But we must remember that the Bible is a collection of many books written centuries apart, and that it in part represents the growth and tells in part the history of a people. We must also remember. that the writers treat of many subjects. Many of these writers have nothing to say about right or wrong, about vice or virtue.
The book of Genesis has nothing about morality. There is not a line in it calculated to shed light on the path of conduct. No one can call that book a moral guide. It is made up of myth and miracle, of tradition and legend.
And someone else's view ... (13/8/2011)
All in a good cause (13/8/2011)
Showing concern for the souls of animals as well as humans, Western Sydney Freethinkers went to a park and sold cupcakes to raise money so that the RSPCA could look after the rights of puppies and kittens. (Marketing rule: When trying to get money from people for animal welfare, the words are "puppies" and "kittens", not "dogs" and "cats".) The day was very successful, with all of the comestibles being sold. Special thanks go to Bronwyn Pinchbeck and Bea Bowditch for doing the cooking and cake decorating. One odd observation was that of all the people who walked past, the only group which did not buy a single cake was people walking their dogs. Apparently having a pooch as a fashion accessory places a limit on generosity towards animals.
See more Wumo here
(And yes, the image is 666 pixels wide. Be afraid.)
True skeptics versus false skeptics (13/8/2011)
Last week I talked about an anti-vaccination sign that was being proudly touted across the social media world. The person who claimed to have paid for the sign has a reputation for (putting it politely) being loose with the truth, so there was doubt that the sign really existed. There was some talk that the picture might have been faked, particularly as some of the text on the sign appeared to be a little too clear when compared to other parts of the picture.
Like all true skeptics, people sought the truth. The billboard advertising company was contacted and said that such a message had been displayed. The sign is a digital one, which accounts for the sharpness in the photograph, but also means that this particular message might have been displayed for only long enough to take a picture (the advertising company did not say where the sign was or how long the display had run).
The actual location was finally tracked down. I cropped the image when I put it up here last week, because what surrounded it wasn't of real interest at the time, but what I cut out showed the signage on a pharmacy chain store next to the billboard. Someone contacted the pharmacy chain and got this response:
I think that there might be words between the billboard advertising company and the pharmacy chain about the sort of signs that should be allowed outside reputable health care outlets.
So we were wrong to suspect that the sign might be a fake. Does this cause us any distress? No, because unlike people who tell lies about vaccines, we are prepared to change our minds when evidence is produced. That's the way science works. That's the way reasonable people think.
It's been a bad week for Sensaslime (20/8/2011)
Last week I mentioned some crooks that had been attracting much regulatory attention to their bogus slimming product. Their reaction had been the standard way out for people who can't back up their claims – they reached for lawyers and started suing. In a nice piece of irony, the court system turned on them this week. Here is a media release from the Australian Competition and Consumer Commission.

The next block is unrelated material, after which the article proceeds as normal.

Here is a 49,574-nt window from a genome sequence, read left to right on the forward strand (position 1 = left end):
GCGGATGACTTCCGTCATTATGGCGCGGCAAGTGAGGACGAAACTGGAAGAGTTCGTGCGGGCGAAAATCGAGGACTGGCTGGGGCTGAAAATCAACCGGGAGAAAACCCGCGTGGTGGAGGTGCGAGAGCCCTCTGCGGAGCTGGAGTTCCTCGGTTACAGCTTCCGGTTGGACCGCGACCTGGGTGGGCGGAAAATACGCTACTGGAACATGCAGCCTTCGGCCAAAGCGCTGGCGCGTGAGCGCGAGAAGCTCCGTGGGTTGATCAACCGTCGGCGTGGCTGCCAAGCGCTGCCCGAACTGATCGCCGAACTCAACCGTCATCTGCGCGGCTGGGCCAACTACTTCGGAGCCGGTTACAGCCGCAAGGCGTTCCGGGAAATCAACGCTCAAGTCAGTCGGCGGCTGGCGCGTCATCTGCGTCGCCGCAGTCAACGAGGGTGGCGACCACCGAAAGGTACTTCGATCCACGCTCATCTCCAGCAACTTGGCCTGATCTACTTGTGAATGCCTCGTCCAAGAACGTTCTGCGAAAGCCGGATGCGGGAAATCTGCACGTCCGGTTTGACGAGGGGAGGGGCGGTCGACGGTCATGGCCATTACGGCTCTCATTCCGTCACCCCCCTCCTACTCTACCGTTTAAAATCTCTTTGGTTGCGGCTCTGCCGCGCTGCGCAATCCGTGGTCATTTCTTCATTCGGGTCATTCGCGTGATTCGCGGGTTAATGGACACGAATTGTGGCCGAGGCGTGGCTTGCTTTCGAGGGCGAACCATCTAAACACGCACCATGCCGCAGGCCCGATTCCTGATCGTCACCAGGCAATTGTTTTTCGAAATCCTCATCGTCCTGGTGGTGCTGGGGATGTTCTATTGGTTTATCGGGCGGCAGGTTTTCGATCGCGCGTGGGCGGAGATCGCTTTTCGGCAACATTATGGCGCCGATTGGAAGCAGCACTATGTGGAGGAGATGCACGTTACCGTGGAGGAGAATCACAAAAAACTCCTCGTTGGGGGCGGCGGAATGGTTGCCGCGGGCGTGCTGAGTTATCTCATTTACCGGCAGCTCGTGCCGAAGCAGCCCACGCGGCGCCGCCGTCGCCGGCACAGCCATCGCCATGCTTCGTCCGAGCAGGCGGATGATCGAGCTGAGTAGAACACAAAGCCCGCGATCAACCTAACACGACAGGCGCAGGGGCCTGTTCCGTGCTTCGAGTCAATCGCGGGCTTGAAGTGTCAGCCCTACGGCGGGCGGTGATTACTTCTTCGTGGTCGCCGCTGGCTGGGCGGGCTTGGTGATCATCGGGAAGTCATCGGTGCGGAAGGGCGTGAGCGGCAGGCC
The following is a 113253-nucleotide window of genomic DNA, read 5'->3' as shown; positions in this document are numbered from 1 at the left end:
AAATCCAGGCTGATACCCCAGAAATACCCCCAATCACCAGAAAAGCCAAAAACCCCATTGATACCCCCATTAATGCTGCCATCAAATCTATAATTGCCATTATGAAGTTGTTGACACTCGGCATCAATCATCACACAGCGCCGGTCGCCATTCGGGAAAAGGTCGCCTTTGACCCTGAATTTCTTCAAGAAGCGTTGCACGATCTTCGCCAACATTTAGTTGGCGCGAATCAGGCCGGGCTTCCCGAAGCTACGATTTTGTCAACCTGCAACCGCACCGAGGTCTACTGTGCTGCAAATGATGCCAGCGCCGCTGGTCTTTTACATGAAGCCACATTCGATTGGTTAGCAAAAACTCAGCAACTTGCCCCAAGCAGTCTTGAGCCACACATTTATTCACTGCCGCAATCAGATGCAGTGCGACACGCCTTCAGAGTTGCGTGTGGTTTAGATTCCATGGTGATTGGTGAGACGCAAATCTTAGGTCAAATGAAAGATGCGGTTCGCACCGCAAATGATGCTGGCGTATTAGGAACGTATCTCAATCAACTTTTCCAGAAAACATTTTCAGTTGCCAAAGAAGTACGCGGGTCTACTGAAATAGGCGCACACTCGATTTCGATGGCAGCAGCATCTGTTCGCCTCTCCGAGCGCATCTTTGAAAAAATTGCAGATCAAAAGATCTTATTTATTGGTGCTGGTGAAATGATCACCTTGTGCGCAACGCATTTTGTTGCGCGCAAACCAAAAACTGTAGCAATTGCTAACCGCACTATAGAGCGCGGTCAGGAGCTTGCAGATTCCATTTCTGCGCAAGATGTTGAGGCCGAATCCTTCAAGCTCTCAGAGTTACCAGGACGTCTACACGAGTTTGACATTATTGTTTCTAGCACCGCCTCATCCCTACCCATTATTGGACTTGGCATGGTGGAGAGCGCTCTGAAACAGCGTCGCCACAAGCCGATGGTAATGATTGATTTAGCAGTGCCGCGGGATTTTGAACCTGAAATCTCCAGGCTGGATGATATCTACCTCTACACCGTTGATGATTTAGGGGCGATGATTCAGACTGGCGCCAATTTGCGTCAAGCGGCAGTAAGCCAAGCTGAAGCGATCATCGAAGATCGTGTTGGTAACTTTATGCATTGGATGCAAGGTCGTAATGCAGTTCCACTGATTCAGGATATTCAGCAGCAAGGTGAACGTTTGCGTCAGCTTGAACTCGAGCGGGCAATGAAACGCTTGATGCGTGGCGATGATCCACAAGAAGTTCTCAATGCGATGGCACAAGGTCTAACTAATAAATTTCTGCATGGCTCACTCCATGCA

ACCC takes contempt action against Sensaslim director
The Australian Competition and Consumer Commission has commenced proceedings against Peter O'Brien alleging contempt of court.
Mr O'Brien is the sole director of Sensaslim Australia Pty Ltd, which is in liquidation.
On 16 June 2011, the ACCC obtained interim orders to preserve money held in the Sensaslim account with the Commonwealth Bank of Australia. Material filed in court in support of the application included information from some Sensaslim franchisees.
The ACCC alleges that Mr O'Brien authored or authorised a communication sent to franchisees of Sensaslim Australia Pty Ltd which had a tendency to interfere with the administration of justice.
The ACCC is seeking a declaration, penalties and costs against Mr O'Brien.
A directions hearing has been set down in the Federal Court in Sydney for 31 August 2011.
Separately, in July the ACCC instituted proceedings alleging that Sensaslim Australia Pty Ltd (administrator appointed) and several of its officers engaged in misleading and deceptive conduct and made false representations. The next court date for this matter is scheduled for 17 August.
Release # NR 144/11
Issued: 16th August 2011
Speaking of lawyers ... (20/8/2011)
There is a very large company in France which appears to exist solely to defraud its customers. It is Boiron, and they manufacture homeopathic "medicines". Their biggest selling product is an influenza treatment called called Oscillococcinum 200C. It is made from duck liver, and the 200C part of the name says that there is not a single molecule of anything duck-related in the bottle. In fact, it says that there is not a single molecule of anything except water in the bottle. Unfortunately, the 200C admission of uselessness and fraud is as far as truth in labelling goes. The manufacture of 200C anything requires 800 manufacturing steps, so it is highly unlikely that Boiron do anything more than make sure the water they bottle is clean and sterile enough not to cause any health problems in the marks who buy the stuff. It is also certain that the ducks of the world are safe, because one duck could provide enough liver for many decades, maybe centuries, of raw material.